Residents Seek to Stop Development of New Orleans’ Container Terminal
Local opposition is mounting as the Port of New Orleans pushes forward with its plans for a massive new container terminal. Spurred on by the announcement that the port completed the purchase of land for the proposed new terminal, residents have filed a lawsuit and earlier this week attended a meeting of the local government calling on the parish council to take a more active role in opposing the development.
Port of New Orleans officials have long cited the need for a new terminal south of the city which would be more accessible and able to handle larger ships. Port officials point to the fact that container volumes have more than doubled in the past decade with double-digit volume growth in 2018 and 2019. However, Port Nola CEO Brandy Christian points out that while the volume has grown at the existing facility, the port’s share of business coming from the Gulf of Mexico is shrinking. He points to the lack of capacity and the physical limitations of the current terminal both in depth and overhead clearance to handle the bigger ships.
Planning began in 2018 for the new terminal which they propose to locate approximately 7.5 miles southeast of New Orleans in the small town of Violet, in St. Bernard Parish. Violet has been the historic location for a range of shipping activities from cargo handling to ship repairs. Port Nola proposes to build a 350 to 400-acre facility that when completed in 2027 would handle approximately 185,000 TEU each year expanding over its 25-year lifespan to handle between 1.5 and 2 million TEU annually. Called the Louisiana International Container Terminal, the project is in competition with the planned Plaquemines Port container terminal that has contracted with Maersk’s APM Terminals for the operation of that facility.
Residents of St. Bernard Parish organized their opposition effort last summer into a group called SOS - Stop the Destruction of St. Bernard Committee. Their advocacy contributed to a vote in August 2021 which the St. Bernard Parish Council made as largely symbolic opposition to the development of the new terminal. Council members point out that they have no jurisdiction over the state-run ports and all they can do is ensure the project follows the legally prescribed permitting process.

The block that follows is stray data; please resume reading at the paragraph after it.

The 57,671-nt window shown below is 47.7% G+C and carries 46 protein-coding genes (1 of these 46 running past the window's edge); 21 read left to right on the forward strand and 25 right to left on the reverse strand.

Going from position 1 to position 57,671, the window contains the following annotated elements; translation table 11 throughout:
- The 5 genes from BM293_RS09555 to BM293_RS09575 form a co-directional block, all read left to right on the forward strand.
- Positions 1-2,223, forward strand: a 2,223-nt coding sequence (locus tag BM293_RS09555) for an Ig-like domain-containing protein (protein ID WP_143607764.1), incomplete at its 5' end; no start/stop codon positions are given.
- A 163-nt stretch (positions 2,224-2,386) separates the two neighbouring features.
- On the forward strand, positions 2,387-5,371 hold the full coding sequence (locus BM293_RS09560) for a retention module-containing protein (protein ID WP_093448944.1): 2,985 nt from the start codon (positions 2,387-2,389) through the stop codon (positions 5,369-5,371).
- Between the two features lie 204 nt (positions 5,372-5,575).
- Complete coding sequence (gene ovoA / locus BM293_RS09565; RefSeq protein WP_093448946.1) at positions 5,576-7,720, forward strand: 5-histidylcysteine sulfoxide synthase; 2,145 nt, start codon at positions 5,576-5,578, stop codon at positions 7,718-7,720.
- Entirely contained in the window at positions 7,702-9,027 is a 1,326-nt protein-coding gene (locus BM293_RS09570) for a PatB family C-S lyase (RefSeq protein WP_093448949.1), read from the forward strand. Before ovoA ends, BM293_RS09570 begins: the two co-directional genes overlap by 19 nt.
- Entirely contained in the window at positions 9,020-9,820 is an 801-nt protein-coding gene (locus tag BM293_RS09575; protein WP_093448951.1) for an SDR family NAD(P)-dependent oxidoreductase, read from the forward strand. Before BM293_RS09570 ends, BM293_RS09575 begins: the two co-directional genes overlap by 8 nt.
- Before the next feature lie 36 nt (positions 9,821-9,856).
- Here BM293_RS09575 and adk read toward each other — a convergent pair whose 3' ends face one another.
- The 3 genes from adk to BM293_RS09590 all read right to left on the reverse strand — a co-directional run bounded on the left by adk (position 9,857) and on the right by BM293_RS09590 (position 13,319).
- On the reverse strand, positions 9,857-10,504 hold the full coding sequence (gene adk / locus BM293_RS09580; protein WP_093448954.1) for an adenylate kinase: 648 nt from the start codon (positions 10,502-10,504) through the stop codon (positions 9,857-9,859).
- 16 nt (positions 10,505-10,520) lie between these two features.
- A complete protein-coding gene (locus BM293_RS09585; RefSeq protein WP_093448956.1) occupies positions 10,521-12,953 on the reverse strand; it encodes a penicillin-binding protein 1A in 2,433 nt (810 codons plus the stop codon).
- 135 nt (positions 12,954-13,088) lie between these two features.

Earlier this week, Port Nola announced that it completed the purchase of the 1,100 acres of land for the terminal for $28 million. This is in addition to 89 acres of the Violet Dock Port riverfront property Port Nola acquired in 2020. In addition to providing for the new terminal, the land would be used for green space and buffers. As part of the project, port officials recognize that an elementary school and baseball field would have to be replaced due to their development plans.
Residents in December filed a lawsuit to stop the development of the container terminal, which they content “threatens to destroy the local economy, environment, and quality of life.” The opposition says the plan threatens to co-opt virtually the entire public transportation infrastructure, destroy valuable wetlands and other facilities crucial to proper drainage, threaten the security of the residents and commercial concerns in the parish, and create damaging noise, light, and aerial emissions, among many other public concerns.
This week the group took its opposition a step further demanding the parish council adopt resolutions calling for further environmental studies and the impact of the proposed terminal. The council adopted the resolutions but the group accused them of not doing enough to oppose the terminal.
Port Nola officials point out that the land purchase was just the first step in a multi-year process working with the Army Corps of Engineers and others to study the impact of the terminal and develop a design that addresses the environmental issues and other concerns. They said the issues would be addressed as the design moves from preliminary proposals and goes through years of federal and state permitting.
The opposition believes the terminal is unnecessary and the location is not appropriate given the residents in the area. They support the Plaquemines Port project that APM would operate. They say the site further down the river is in an area that is not as populated and would provide better access for large ships.
Port Nola expects the planning process will last possibly three more years. They are targeting 2025 to begin construction of the Louisiana Container Terminal in Violet.